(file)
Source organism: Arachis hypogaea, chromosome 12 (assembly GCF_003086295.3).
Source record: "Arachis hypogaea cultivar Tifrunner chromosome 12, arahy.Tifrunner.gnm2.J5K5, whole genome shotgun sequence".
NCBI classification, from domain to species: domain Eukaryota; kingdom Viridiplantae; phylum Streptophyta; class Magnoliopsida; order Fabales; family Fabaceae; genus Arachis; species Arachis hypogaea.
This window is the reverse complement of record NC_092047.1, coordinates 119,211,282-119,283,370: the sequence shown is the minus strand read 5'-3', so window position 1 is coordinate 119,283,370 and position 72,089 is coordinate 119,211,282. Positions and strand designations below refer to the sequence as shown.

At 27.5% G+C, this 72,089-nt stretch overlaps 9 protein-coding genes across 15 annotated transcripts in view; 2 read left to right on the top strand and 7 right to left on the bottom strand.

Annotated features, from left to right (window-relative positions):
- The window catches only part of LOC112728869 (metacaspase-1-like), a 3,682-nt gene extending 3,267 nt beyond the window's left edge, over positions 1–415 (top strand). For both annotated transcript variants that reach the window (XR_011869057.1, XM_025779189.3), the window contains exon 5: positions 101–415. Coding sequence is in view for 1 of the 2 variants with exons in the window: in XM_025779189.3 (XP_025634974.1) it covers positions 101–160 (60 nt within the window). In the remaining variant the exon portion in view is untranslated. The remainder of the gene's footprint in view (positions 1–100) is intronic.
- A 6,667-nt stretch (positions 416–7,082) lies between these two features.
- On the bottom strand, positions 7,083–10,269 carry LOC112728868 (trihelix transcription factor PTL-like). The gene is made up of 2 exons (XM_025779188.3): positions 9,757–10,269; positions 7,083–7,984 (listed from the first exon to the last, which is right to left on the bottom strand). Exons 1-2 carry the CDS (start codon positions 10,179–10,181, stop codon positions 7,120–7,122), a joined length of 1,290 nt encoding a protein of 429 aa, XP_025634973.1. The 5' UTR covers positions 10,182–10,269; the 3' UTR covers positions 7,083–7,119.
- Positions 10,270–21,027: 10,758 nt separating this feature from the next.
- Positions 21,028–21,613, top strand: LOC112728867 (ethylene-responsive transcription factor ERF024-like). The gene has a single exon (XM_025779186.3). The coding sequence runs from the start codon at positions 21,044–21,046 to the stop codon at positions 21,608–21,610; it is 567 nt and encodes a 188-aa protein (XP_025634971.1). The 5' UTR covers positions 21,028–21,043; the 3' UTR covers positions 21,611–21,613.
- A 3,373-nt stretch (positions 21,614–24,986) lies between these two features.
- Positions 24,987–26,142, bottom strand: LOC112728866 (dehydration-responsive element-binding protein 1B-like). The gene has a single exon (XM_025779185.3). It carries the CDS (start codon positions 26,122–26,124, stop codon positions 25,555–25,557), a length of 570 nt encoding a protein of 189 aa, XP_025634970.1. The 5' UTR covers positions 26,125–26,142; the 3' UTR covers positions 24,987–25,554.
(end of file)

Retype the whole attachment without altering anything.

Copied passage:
Source organism: Arachis hypogaea, chromosome 12 (assembly GCF_003086295.3).
Source record: "Arachis hypogaea cultivar Tifrunner chromosome 12, arahy.Tifrunner.gnm2.J5K5, whole genome shotgun sequence".
NCBI classification, from domain to species: domain Eukaryota; kingdom Viridiplantae; phylum Streptophyta; class Magnoliopsida; order Fabales; family Fabaceae; genus Arachis; species Arachis hypogaea.
This window is the reverse complement of record NC_092047.1, coordinates 119,211,282-119,283,370: the sequence shown is the minus strand read 5'-3', so window position 1 is coordinate 119,283,370 and position 72,089 is coordinate 119,211,282. Positions and strand designations below refer to the sequence as shown.

At 27.5% G+C, this 72,089-nt stretch overlaps 9 protein-coding genes across 15 annotated transcripts in view; 2 read left to right on the top strand and 7 right to left on the bottom strand.

Annotated features, from left to right (window-relative positions):
- The window catches only part of LOC112728869 (metacaspase-1-like), a 3,682-nt gene extending 3,267 nt beyond the window's left edge, over positions 1–415 (top strand). For both annotated transcript variants that reach the window (XR_011869057.1, XM_025779189.3), the window contains exon 5: positions 101–415. Coding sequence is in view for 1 of the 2 variants with exons in the window: in XM_025779189.3 (XP_025634974.1) it covers positions 101–160 (60 nt within the window). In the remaining variant the exon portion in view is untranslated. The remainder of the gene's footprint in view (positions 1–100) is intronic.
- A 6,667-nt stretch (positions 416–7,082) lies between these two features.
- On the bottom strand, positions 7,083–10,269 carry LOC112728868 (trihelix transcription factor PTL-like). The gene is made up of 2 exons (XM_025779188.3): positions 9,757–10,269; positions 7,083–7,984 (listed from the first exon to the last, which is right to left on the bottom strand). Exons 1-2 carry the CDS (start codon positions 10,179–10,181, stop codon positions 7,120–7,122), a joined length of 1,290 nt encoding a protein of 429 aa, XP_025634973.1. The 5' UTR covers positions 10,182–10,269; the 3' UTR covers positions 7,083–7,119.
- Positions 10,270–21,027: 10,758 nt separating this feature from the next.
- Positions 21,028–21,613, top strand: LOC112728867 (ethylene-responsive transcription factor ERF024-like). The gene has a single exon (XM_025779186.3). The coding sequence runs from the start codon at positions 21,044–21,046 to the stop codon at positions 21,608–21,610; it is 567 nt and encodes a 188-aa protein (XP_025634971.1). The 5' UTR covers positions 21,028–21,043; the 3' UTR covers positions 21,611–21,613.
- A 3,373-nt stretch (positions 21,614–24,986) lies between these two features.
- Positions 24,987–26,142, bottom strand: LOC112728866 (dehydration-responsive element-binding protein 1B-like). The gene has a single exon (XM_025779185.3). It carries the CDS (start codon positions 26,122–26,124, stop codon positions 25,555–25,557), a length of 570 nt encoding a protein of 189 aa, XP_025634970.1. The 5' UTR covers positions 26,125–26,142; the 3' UTR covers positions 24,987–25,554.